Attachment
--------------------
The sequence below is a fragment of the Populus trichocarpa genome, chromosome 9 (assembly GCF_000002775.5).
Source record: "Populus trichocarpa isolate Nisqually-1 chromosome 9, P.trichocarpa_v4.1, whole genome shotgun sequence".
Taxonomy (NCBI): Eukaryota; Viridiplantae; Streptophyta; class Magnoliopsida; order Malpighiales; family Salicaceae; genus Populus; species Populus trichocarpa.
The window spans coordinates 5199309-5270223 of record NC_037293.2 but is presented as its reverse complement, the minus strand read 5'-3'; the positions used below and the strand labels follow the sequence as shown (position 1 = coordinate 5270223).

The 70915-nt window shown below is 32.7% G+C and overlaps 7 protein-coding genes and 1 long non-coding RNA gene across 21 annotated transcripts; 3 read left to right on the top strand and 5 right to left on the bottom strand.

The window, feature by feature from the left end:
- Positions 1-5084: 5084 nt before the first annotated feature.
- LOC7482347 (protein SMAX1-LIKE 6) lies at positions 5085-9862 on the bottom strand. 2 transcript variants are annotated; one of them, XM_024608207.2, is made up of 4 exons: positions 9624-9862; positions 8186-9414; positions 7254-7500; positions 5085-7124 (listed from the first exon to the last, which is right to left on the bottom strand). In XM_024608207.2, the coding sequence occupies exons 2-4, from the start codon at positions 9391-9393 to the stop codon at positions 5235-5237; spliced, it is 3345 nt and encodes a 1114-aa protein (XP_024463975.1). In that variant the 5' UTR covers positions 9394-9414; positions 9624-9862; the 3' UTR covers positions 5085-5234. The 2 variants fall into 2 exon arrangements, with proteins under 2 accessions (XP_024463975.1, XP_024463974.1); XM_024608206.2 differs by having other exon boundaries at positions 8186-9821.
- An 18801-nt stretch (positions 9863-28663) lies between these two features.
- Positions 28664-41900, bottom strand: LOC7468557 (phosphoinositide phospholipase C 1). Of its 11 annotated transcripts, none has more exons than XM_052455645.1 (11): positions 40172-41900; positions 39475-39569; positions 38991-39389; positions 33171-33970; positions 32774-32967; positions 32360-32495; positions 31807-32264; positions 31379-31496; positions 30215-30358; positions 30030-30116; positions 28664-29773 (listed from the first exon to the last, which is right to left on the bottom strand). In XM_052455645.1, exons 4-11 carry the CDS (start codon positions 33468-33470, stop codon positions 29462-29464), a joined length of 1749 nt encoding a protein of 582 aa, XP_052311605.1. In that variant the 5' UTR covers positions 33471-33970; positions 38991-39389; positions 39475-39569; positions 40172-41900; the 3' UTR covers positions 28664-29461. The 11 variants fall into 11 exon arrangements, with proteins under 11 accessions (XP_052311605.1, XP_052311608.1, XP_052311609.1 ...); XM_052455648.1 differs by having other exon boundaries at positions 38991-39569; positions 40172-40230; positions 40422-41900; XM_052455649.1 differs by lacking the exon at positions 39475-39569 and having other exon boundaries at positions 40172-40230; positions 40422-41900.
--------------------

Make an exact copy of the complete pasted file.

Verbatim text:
The sequence below is a fragment of the Populus trichocarpa genome, chromosome 9 (assembly GCF_000002775.5).
Source record: "Populus trichocarpa isolate Nisqually-1 chromosome 9, P.trichocarpa_v4.1, whole genome shotgun sequence".
Taxonomy (NCBI): Eukaryota; Viridiplantae; Streptophyta; class Magnoliopsida; order Malpighiales; family Salicaceae; genus Populus; species Populus trichocarpa.
The window spans coordinates 5199309-5270223 of record NC_037293.2 but is presented as its reverse complement, the minus strand read 5'-3'; the positions used below and the strand labels follow the sequence as shown (position 1 = coordinate 5270223).

The 70915-nt window shown below is 32.7% G+C and overlaps 7 protein-coding genes and 1 long non-coding RNA gene across 21 annotated transcripts; 3 read left to right on the top strand and 5 right to left on the bottom strand.

The window, feature by feature from the left end:
- Positions 1-5084: 5084 nt before the first annotated feature.
- LOC7482347 (protein SMAX1-LIKE 6) lies at positions 5085-9862 on the bottom strand. 2 transcript variants are annotated; one of them, XM_024608207.2, is made up of 4 exons: positions 9624-9862; positions 8186-9414; positions 7254-7500; positions 5085-7124 (listed from the first exon to the last, which is right to left on the bottom strand). In XM_024608207.2, the coding sequence occupies exons 2-4, from the start codon at positions 9391-9393 to the stop codon at positions 5235-5237; spliced, it is 3345 nt and encodes a 1114-aa protein (XP_024463975.1). In that variant the 5' UTR covers positions 9394-9414; positions 9624-9862; the 3' UTR covers positions 5085-5234. The 2 variants fall into 2 exon arrangements, with proteins under 2 accessions (XP_024463975.1, XP_024463974.1); XM_024608206.2 differs by having other exon boundaries at positions 8186-9821.
- An 18801-nt stretch (positions 9863-28663) lies between these two features.
- Positions 28664-41900, bottom strand: LOC7468557 (phosphoinositide phospholipase C 1). Of its 11 annotated transcripts, none has more exons than XM_052455645.1 (11): positions 40172-41900; positions 39475-39569; positions 38991-39389; positions 33171-33970; positions 32774-32967; positions 32360-32495; positions 31807-32264; positions 31379-31496; positions 30215-30358; positions 30030-30116; positions 28664-29773 (listed from the first exon to the last, which is right to left on the bottom strand). In XM_052455645.1, exons 4-11 carry the CDS (start codon positions 33468-33470, stop codon positions 29462-29464), a joined length of 1749 nt encoding a protein of 582 aa, XP_052311605.1. In that variant the 5' UTR covers positions 33471-33970; positions 38991-39389; positions 39475-39569; positions 40172-41900; the 3' UTR covers positions 28664-29461. The 11 variants fall into 11 exon arrangements, with proteins under 11 accessions (XP_052311605.1, XP_052311608.1, XP_052311609.1 ...); XM_052455648.1 differs by having other exon boundaries at positions 38991-39569; positions 40172-40230; positions 40422-41900; XM_052455649.1 differs by lacking the exon at positions 39475-39569 and having other exon boundaries at positions 40172-40230; positions 40422-41900.